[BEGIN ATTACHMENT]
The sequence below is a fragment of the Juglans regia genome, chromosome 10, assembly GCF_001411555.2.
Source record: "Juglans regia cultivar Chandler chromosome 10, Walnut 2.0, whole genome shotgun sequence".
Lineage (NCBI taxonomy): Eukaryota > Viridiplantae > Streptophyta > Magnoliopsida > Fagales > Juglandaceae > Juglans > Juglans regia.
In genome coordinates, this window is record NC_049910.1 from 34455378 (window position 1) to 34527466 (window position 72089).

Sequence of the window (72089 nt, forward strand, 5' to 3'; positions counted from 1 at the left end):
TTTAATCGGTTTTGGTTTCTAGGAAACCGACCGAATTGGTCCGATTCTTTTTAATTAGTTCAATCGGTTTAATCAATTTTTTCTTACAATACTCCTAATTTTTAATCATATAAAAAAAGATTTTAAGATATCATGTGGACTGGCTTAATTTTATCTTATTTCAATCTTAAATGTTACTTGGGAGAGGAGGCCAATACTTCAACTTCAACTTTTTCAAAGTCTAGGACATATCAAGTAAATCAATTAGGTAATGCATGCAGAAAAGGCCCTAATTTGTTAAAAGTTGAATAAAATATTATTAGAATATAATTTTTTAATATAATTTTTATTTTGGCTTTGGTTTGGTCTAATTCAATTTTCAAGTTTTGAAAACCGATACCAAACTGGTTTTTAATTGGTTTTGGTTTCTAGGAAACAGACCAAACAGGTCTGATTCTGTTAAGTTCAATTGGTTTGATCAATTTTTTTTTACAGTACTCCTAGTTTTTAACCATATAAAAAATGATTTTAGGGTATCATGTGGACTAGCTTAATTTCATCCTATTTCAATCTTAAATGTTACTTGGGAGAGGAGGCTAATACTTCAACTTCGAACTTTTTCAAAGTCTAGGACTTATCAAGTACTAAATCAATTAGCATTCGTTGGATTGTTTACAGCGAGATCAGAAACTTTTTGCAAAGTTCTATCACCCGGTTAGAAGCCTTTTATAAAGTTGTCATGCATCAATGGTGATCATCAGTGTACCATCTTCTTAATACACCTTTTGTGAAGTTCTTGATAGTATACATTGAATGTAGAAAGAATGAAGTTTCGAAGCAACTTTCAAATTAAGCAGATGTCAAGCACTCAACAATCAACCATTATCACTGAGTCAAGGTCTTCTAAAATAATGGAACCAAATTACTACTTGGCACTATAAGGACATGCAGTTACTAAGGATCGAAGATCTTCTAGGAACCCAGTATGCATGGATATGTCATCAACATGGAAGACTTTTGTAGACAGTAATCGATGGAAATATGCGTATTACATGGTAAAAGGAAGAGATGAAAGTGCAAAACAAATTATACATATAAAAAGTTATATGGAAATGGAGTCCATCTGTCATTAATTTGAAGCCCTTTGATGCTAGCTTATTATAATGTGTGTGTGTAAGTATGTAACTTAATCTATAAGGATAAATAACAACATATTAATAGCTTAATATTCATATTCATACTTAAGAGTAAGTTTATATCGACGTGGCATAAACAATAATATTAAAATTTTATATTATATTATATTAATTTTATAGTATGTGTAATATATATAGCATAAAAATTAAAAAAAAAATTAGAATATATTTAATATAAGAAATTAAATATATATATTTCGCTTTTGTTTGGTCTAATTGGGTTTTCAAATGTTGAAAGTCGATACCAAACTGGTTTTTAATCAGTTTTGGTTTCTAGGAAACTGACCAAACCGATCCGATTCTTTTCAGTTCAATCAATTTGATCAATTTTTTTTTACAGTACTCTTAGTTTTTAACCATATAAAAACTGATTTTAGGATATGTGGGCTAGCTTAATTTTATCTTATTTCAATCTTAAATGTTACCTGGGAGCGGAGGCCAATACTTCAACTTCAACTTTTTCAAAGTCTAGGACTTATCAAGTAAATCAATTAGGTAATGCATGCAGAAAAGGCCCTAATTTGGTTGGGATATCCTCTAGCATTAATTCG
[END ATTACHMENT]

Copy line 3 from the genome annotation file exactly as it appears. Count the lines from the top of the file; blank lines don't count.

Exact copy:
Lineage (NCBI taxonomy): Eukaryota > Viridiplantae > Streptophyta > Magnoliopsida > Fagales > Juglandaceae > Juglans > Juglans regia.